Robert Frost: "Mending Wall". Analysis. This poem is the first work in Frost's second book of poetry, “North of Boston,” which was published upon his return from. Mending Wall - Something there is that doesn't love a wall. SOMETHING there is that doesn't love a wall,. That sends the frozen-ground- swell under it,. And spills the upper boulders in the sun;. And makes gaps even two.
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Mending Wall. By Robert Frost. Something there is that doesn't love a wall,. That sends the frozen-ground-swell under it,. And spills the upper boulders in the. Philosophy and Literature () Good Neighbors Make Good Fences: Frost's "Mending Wall" Zev Trachtenberg Defenders of the institution of. Something there is that doesn't love a wall,. That sends the frozen-ground-swell under it,. And spills the upper boulders in the sun,. And makes gaps even two.
Property solves this problem. President John F. Help Center Find new research papers in: The neighbor, as we have seen, responds to this fact with the ideological justification that by separating them the wall makes them good neighbors. After the death of his father from tuberculosis when Frost was eleven years old, he moved with his mother and sister, Jeanie, who was two years younger, to Lawrence, Massachusetts. University of Chicago Press, , p. A possible conceptual link can be found in an argument offered by Carol Rose, who has persuasively identified a role for the human connections I associate with community in the creation of a [End Page ] property regime.
The narrator, at first glance, seems to take a somewhat skeptical attitude toward property. We shall see that his attitude is in fact more complicated.
The poem opens with his words "Something there is that doesn't love a wall"--a phrase he repeats later, making it a kind of slogan for the position on property he personifies. That position seems to reject human attempts to inscribe the arbitrary divisions of property holdings on the land.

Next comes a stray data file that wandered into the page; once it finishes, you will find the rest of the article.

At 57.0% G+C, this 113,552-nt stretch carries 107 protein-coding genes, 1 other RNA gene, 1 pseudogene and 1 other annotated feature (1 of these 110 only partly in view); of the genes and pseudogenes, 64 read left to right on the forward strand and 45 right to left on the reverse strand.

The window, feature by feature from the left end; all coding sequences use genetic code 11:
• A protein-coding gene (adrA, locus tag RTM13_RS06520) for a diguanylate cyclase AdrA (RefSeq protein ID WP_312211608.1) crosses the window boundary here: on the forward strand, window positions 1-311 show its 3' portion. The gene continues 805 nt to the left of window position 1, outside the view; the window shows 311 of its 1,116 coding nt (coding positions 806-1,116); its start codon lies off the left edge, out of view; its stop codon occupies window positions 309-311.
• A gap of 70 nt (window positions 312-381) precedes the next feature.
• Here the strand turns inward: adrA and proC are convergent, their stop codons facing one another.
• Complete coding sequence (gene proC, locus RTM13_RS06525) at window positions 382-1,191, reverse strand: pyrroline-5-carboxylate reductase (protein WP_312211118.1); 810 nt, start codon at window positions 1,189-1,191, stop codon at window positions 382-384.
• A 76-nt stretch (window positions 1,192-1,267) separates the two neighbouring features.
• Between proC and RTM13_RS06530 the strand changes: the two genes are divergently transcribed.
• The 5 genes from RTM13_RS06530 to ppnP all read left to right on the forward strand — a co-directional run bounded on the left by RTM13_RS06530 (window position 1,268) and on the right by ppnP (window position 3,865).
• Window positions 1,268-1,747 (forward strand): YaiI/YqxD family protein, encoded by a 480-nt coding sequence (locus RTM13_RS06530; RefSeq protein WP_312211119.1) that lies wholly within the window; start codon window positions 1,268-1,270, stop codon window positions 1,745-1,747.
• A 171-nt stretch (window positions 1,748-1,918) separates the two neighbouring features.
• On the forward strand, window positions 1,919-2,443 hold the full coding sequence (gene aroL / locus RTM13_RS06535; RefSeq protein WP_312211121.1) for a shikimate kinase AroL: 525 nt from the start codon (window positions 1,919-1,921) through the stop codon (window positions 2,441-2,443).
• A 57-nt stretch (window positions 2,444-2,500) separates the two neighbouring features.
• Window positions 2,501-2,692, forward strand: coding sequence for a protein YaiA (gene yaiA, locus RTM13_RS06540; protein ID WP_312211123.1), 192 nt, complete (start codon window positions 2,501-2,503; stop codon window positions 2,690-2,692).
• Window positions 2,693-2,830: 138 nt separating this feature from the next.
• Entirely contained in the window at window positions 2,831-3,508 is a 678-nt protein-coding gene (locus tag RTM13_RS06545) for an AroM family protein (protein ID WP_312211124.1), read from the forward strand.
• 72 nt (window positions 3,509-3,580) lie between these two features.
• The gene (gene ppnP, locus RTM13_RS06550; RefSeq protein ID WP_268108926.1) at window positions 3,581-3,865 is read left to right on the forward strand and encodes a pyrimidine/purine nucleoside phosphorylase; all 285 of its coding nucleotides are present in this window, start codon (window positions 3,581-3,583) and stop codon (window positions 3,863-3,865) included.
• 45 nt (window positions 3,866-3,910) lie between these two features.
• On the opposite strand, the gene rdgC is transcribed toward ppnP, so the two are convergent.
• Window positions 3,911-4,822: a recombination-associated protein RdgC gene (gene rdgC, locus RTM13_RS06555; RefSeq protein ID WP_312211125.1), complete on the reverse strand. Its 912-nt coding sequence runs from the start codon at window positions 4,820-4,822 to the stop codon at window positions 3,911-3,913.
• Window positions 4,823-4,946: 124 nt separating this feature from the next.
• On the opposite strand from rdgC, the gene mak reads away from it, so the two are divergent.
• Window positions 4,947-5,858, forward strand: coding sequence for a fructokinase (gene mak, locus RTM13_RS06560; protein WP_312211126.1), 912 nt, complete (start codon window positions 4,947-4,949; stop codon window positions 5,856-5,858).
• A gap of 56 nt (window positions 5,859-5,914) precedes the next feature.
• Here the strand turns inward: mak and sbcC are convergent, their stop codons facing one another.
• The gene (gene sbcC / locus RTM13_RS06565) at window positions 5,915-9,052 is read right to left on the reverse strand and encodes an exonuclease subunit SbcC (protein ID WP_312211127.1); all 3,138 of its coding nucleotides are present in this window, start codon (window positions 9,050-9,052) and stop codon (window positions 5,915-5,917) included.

The narrator sees in natural processes an attempt to cast off this artificial imposition: For, he recognizes, the two parcels are one, connected underneath the wall by natural forces that work unconsciously but actively against human efforts to divide them. The neighbor, by contrast, speaks for an individualistic belief in the value of marking property holdings.
The neighbor first offers his slogan in response to the fact that the wall is not needed for the practical purpose of keeping his and the narrator's goods separate. Their goods do not need a wall to be kept apart: Rather it serves to define the sort of relationship he wishes to have with those who surround him: In the neighbor's eyes, apparently, all that makes a neighbor is the mere fact of owning an adjacent farm, hence what makes a good neighbor is his separateness.
For what else could characterize the goodness of neighbors who are made good by fences? The neighbor thus personifies a position on property that disvalues community. Property is marked by walls, whose main function in his view is precisely to divide people--more importantly even than dividing their goods.
Thus the neighbor appears to the narrator at the end of the poem as "an old-stone savage," armed with the rocks to be used for rebuilding the wall, an image that associates walls with weapons. At the [End Page ] same time, this image presents the neighbor as an autarchic figure, an embodiment of human isolation.
In both ways the poem shows the neighbor rejecting the human connectedness that constitutes membership in community, in favor of the personal security of his own property.
The slogan "good fences make good neighbors" thus encapsulates the notion that property's primary function is to mark off separate domains within which individuals are independent of each other. In this sense, we can observe, the neighbor's slogan expresses the central liberal conception of property. Indeed, in his magisterial defense of classical liberalism, F.
Hayek cites the slogan in arguing that property "is the only solution men have yet discovered to the problem of reconciling individual freedom with the absence of conflict.
Property solves this problem. By establishing individual spheres within which one is free to do what one will with one's own, property makes for neighborliness in the sense of non-interference.